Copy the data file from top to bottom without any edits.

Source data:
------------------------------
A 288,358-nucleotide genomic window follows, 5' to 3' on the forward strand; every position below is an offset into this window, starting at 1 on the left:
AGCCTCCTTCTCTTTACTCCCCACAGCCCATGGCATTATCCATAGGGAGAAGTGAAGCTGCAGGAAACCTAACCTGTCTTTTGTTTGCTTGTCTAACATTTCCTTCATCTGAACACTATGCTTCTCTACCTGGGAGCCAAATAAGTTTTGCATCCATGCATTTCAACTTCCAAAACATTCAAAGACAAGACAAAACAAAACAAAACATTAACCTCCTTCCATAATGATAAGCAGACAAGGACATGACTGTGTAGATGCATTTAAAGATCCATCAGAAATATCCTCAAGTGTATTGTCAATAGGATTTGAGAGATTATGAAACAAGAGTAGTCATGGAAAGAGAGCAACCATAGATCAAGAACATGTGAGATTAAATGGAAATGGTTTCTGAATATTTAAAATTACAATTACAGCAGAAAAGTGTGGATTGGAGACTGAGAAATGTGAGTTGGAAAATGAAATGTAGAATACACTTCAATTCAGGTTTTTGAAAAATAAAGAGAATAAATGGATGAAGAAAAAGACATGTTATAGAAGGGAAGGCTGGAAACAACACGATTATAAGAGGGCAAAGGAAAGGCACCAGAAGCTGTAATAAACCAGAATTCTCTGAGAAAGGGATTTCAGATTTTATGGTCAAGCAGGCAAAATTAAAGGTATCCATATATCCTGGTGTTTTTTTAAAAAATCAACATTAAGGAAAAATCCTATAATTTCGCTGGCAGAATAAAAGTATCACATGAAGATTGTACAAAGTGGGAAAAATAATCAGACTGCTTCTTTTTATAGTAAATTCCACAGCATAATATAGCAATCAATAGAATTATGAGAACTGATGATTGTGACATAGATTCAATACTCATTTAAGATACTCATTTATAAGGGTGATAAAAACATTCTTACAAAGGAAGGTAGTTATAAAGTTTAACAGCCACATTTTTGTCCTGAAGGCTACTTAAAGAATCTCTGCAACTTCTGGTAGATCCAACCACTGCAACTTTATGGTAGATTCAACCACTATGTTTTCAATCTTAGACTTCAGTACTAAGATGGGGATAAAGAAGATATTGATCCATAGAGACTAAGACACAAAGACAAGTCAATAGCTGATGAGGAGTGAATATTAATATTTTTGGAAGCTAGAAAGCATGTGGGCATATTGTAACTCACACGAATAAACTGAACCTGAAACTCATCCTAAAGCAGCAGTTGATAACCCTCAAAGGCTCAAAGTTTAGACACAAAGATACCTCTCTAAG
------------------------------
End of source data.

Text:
A 288,358-nucleotide genomic window follows, 5' to 3' on the forward strand; every position below is an offset into this window, starting at 1 on the left:
AGCCTCCTTCTCTTTACTCCCCACAGCCCATGGCATTATCCATAGGGAGAAGTGAAGCTGCAGGAAACCTAACCTGTCTTTTGTTTGCTTGTCTAACATTTCCTTCATCTGAACACTATGCTTCTCTACCTGGGAGCCAAATAAGTTTTGCATCCATGCATTTCAACTTCCAAAACATTCAAAGACAAGACAAAACAAAACAAAACATTAACCTCCTTCCATAATGATAAGCAGACAAGGACATGACTGTGTAGATGCATTTAAAGATCCATCAGAAATATCCTCAAGTGTATTGTCAATAGGATTTGAGAGATTATGAAACAAGAGTAGTCATGGAAAGAGAGCAACCATAGATCAAGAACATGTGAGATTAAATGGAAATGGTTTCTGAATATTTAAAATTACAATTACAGCAGAAAAGTGTGGATTGGAGACTGAGAAATGTGAGTTGGAAAATGAAATGTAGAATACACTTCAATTCAGGTTTTTGAAAAATAAAGAGAATAAATGGATGAAGAAAAAGACATGTTATAGAAGGGAAGGCTGGAAACAACACGATTATAAGAGGGCAAAGGAAAGGCACCAGAAGCTGTAATAAACCAGAATTCTCTGAGAAAGGGATTTCAGATTTTATGGTCAAGCAGGCAAAATTAAAGGTATCCATATATCCTGGTGTTTTTTTAAAAAATCAACATTAAGGAAAAATCCTATAATTTCGCTGGCAGAATAAAAGTATCACATGAAGATTGTACAAAGTGGGAAAAATAATCAGACTGCTTCTTTTTATAGTAAATTCCACAGCATAATATAGCAATCAATAGAATTATGAGAACTGATGATTGTGACATAGATTCAATACTCATTTAAGATACTCATTTATAAGGGTGATAAAAACATTCTTACAAAGGAAGGTAGTTATAAAGTTTAACAGCCACATTTTTGTCCTGAAGGCTACTTAAAGAATCTCTGCAACTTCTGGTAGATCCAACCACTGCAACTTTATGGTAGATTCAACCACTATGTTTTCAATCTTAGACTTCAGTACTAAGATGGGGATAAAGAAGATATTGATCCATAGAGACTAAGACACAAAGACAAGTCAATAGCTGATGAGGAGTGAATATTAATATTTTTGGAAGCTAGAAAGCATGTGGGCATATTGTAACTCACACGAATAAACTGAACCTGAAACTCATCCTAAAGCAGCAGTTGATAACCCTCAAAGGCTCAAAGTTTAGACACAAAGATACCTCTCTAAG